4. I think the lesson of the whole business is how good those reactors were. They were an obsolete design, due to be shut down in the next couple of years, and coped well with an earthquake way past what they were designed for. The issues with the site were largely those with the spent fuel pools, which now everyone knows either should be retired in favour of dry storage or put under a containment building

  5. So lets see. Japanese engineers fuck up, cause some deaths by negligence (actual numbers unknown at the moment, less than 10 directly attributable to the accident), and the book is required to be thrown at them. Fair enough.

    NHS through negligence manages to kill several thousand people per year for a number of years (and probably still is) and………..crickets.

    What’s the odds that if Tepco was a State owned and run organisation there would be a similar silence?

  6. So Much for Subtlety

    “Absolutely no-one is taking responsibility for this huge accident and when all these people are suffering,” Aileen Mioko-Smith, of Kyoto-based Green Action Japan, told The Telegraph.

    Bloody foreigners. Going to someone else’s country. Mucking everything up. Someone ought to send the [email protected] home

    (OK, I assume she is a Japanese dim bint married to a foreign gutless wonder – but how can anyone resist?)

  7. BiJ, so why aren’t the Japanese trying to take all the people who built seawalls too low in all the places where thousands of people actually died? No one died in Fuji, and the disruption of society around it is more to do with overly cautious safety on the precautionary principle.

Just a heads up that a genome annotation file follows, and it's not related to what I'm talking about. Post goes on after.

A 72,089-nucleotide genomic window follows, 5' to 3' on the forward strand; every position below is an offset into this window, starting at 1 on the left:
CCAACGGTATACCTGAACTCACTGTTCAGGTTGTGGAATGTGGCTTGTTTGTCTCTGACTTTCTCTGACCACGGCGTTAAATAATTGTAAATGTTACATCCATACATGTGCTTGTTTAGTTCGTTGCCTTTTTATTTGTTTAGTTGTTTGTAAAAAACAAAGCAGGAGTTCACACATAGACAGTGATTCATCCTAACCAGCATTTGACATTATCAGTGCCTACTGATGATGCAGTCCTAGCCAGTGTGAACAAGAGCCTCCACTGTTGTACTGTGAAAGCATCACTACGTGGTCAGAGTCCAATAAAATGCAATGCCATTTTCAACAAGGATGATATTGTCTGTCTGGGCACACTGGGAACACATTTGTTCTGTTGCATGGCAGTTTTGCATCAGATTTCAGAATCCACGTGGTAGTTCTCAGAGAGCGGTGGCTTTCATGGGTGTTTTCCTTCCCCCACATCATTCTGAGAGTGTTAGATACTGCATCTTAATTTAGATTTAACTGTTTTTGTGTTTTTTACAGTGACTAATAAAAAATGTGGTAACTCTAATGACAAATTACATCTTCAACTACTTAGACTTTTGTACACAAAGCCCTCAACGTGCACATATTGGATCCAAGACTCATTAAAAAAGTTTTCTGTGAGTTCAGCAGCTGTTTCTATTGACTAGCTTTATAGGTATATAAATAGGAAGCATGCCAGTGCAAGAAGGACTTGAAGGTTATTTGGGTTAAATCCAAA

8. SBM: I’m not sure what you are asking. Its not possible to build a 50 metre high sea wall along the entire length of Japan’s eastern coast. That is, very approx, 2,000 km.

    Question. Assuming you are in the UK, how practical is it to build a 50 metre high sea wall from John O’Groats to Lands End?

    The issue is that Fukushima Daichi plant had its emergency backup power supply (generator plus fuel) in a tin shed on the beach. The meltdown occurred because the power supply to the pumps failed, and the backup generator system had been destroyed. If the backup system had been in a tsunami-proof building and ready to come on line, then the entire cluster fuck would have been avoided.

    Tsunami-proof doesn’t require some nuclear-attack style defence. As I noted above, perfectly standard reinforced concrete buildings survived the tsunami intact.

  9. Bloke is Japan is right. Power stations built later had strict requirements for protection from Tsunamis. It was a known problem. Not having enough power to cool the reactor is a problem known to everyone, since Nuclear power began. All Nuclear power stations also have backup generators in case the reactor goes off-line and they’re disconnected from the grid. Newer power stations in Japan were required to protect both the reactor and backup power against Tsunamis. Fukashima was old, it had been built before those regulations and it’s management decided not to upgrade it.

  10. While I agree with BIJ, there is no prospect of a successful prosecution.